If, like me, you've found your niche within photography and now shoot a lot of similar projects, it's easy to fall into the trap of sticking with what you know. Here are some of the things I find helpful in staying inspired when shooting portraits.
Embrace the Rain
Shooting in the rain completely change up the feel of your shots. Even if you’re shooting with your usual set-up, everything is different. Let's start with the obvious: we’re naturally going to be a bit uncomfortable when actively trying to shelter our equipment from the rain. Sure, there's specialist equipment on the market, but if like me you're a minimalist, guerilla kinda guy, you'll be using a bog standard umbrella or taking shelter under any available roof. The whole experience feels somewhat intense.
It's fun to play around with shutter speeds when shooting in rain. You can create different dramatic effects by experimenting with how rain is captured at different speeds. The water (and the accompanying temperature that usually comes with rainfall) removes everyone from their comfort zone, and you'll soon find you get to the point where everyone's so wet that you're beyond caring - that's when the best shots get taken. There's less focus on looking as perfect as possible - instead, you just go with what looks good, embracing the rain-swept look. Everything looks more dramatic, not least of all your models hair. Plus, there's an element of satisfaction that comes with having persevered in bad shooting conditions.
Explore the Opposite Sex
I’m sure we all have a preference when it comes to shooting one gender over the other. I remember reviewing my portfolio not all too long ago, only to realise that it is saturated by girls. Not something I'd intended, but it perhaps stems from the fashion industry being heavily women-orientated. Saying that, I find shooting with a male subject is always a little trickier, maybe because men can’t get away with being feminine so well, as opposed to women who easily suit both masculine and feminine shoot themes. Try taking on more of the opposite sex to which you tend to favour; there's a whole new world of variety to check out - not least the fashion elements.
Shoot Someone Who Has A Strong Identity
In a similar manner, we often find - as the ones in control of the camera - that we are the ones in charge on set. Whilst each team member has a respective role, it is ultimately the photographer that everyone else looks to for direction. If we’re shooting a model or working on a personal project, our subjects are more often than not expected to mould into any type of character we ask of them. For something different, try working with a musician. The difference is that most musicians have spent a lot of time and effort forging an identity for themselves and, as such, can be reluctant to wear certain clothes or get involved in particular shoot themes. Much like collaborating with another creative, it can be interesting to help build on the image that a musician has already created for themselves; to be provided with a specific criteria, or a niche, and to try and pull of the results.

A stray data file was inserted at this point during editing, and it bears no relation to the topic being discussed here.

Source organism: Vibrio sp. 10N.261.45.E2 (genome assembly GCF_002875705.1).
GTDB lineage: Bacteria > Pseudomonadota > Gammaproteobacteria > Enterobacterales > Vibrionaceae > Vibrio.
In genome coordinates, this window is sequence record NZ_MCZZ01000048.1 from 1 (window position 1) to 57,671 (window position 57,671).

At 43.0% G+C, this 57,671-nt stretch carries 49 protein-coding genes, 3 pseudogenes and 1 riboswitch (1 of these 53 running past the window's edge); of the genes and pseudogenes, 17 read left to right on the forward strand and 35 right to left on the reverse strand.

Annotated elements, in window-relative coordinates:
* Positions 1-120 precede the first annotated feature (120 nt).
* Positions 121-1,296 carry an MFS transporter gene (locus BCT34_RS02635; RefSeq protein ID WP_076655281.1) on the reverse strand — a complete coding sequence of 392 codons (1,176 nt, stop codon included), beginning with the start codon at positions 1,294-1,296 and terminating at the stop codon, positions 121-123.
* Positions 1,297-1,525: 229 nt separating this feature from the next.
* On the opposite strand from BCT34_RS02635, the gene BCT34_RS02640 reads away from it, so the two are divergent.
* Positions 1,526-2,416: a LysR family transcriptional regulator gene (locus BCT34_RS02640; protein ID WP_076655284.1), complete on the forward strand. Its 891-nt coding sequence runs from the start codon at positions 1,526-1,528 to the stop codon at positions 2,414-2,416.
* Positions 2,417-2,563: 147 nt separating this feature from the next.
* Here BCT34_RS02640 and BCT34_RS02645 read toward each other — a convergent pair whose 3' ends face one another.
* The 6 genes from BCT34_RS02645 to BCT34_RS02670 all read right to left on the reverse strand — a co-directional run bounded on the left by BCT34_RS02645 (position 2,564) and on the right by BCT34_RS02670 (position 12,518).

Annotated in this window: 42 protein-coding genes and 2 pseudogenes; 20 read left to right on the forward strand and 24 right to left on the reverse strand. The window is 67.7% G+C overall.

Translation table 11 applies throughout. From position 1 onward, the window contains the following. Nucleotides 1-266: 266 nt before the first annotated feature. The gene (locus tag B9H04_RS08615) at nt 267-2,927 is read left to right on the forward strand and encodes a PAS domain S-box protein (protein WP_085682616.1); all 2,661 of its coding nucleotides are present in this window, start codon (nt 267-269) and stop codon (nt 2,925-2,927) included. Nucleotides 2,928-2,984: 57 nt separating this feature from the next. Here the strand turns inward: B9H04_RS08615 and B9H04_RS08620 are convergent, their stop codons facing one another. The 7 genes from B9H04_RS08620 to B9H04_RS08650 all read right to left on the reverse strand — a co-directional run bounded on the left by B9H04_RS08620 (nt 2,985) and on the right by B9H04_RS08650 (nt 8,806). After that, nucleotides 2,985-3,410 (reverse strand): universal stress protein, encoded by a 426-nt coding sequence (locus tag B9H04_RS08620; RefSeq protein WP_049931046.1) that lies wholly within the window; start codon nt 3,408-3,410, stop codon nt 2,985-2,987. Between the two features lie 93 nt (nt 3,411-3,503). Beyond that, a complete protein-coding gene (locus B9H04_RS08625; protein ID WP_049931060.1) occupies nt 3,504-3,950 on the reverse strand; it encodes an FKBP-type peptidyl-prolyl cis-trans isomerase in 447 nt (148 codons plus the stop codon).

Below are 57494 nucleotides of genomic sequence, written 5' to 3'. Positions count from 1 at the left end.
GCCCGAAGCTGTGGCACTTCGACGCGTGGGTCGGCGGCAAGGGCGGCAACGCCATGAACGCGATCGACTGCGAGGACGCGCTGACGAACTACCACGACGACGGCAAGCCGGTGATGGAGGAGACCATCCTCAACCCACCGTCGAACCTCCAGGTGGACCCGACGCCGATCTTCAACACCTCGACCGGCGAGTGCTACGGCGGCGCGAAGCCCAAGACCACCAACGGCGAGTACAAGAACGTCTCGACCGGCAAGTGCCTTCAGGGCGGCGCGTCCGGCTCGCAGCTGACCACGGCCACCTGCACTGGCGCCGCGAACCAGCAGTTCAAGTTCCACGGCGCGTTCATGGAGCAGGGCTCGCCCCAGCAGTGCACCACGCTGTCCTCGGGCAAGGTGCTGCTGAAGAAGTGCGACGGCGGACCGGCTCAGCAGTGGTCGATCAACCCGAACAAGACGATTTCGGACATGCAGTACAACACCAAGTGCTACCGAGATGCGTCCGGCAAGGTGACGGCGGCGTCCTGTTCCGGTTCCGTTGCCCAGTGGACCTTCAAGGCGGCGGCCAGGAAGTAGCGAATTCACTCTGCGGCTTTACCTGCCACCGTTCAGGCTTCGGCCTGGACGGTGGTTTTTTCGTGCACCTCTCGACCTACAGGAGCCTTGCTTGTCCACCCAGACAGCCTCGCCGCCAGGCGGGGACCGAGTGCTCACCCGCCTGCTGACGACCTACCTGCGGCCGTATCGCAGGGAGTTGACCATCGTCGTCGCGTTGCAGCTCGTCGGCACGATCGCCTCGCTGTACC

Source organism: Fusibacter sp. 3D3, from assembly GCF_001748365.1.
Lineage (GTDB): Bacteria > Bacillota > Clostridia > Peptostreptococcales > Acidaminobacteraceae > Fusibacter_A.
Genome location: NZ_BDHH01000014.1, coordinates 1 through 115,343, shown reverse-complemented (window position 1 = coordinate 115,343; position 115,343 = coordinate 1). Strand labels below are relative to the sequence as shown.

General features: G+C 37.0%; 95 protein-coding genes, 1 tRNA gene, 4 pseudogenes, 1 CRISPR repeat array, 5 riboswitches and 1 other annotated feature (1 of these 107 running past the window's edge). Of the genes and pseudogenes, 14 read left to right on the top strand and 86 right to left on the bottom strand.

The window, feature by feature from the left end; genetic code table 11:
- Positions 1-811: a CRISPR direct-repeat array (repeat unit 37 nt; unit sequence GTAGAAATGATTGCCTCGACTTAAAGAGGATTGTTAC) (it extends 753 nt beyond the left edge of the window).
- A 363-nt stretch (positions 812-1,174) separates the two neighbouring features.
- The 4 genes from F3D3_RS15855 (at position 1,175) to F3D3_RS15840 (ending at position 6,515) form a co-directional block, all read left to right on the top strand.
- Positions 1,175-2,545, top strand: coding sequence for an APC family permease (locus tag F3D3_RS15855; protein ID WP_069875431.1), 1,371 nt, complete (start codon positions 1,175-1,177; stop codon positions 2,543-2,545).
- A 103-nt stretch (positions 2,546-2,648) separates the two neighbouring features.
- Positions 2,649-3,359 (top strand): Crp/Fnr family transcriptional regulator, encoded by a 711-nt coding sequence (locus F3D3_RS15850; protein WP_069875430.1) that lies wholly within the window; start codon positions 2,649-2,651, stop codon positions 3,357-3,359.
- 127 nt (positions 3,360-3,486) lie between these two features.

Experiment with Beauty
As a lover of natural beauty, I tend to ask models to arrive wearing minimal make-up. I was trying to analyse my portfolio recently and decided it was really about time I try my hand at a ‘glossier’ approach to beauty within my portraits. I shot a series of photos with my model sporting heavier eye-makeup than I would often prefer, with a bright red lipstick too. For me, it felt like a bold set-up, and I was glad to be breaking the mould of what I would normally shoot day in day out. I'd be interested to spend a day in the studio (again, not somewhere I usually shoot), playing around with more beauty shots.
Work with Someone of a Different Age
Conversation is such an integral part of any shoot. Finding some common ground can help put your model at ease, and a good discussion between the photographer and the subject can really make or break your shots,. I have quite a niche in that I work with new faces at model agencies, whom are often within the age range of 16-24 (usually the lower end of the scale, 16-18). Of course, being of a similar age we usually find that we have enough in common to engage in conversation without issue. But working with clients of a different age bracket can have quite a refreshing effect on your production. What’s wonderful about being a photographer is not being confined to working alongside the same few colleagues, but rather getting to share the company of people from all kinds of backgrounds - and of varying ages. Every now and again, try to work with someone outside of your usual client profile. Even if it makes no different to your photographic approach (since we’re often hired for our individual style, that may not be such a bad thing), it can be refreshing to have an insight into the life of someone that you wouldn’t ordinarily be engaging with.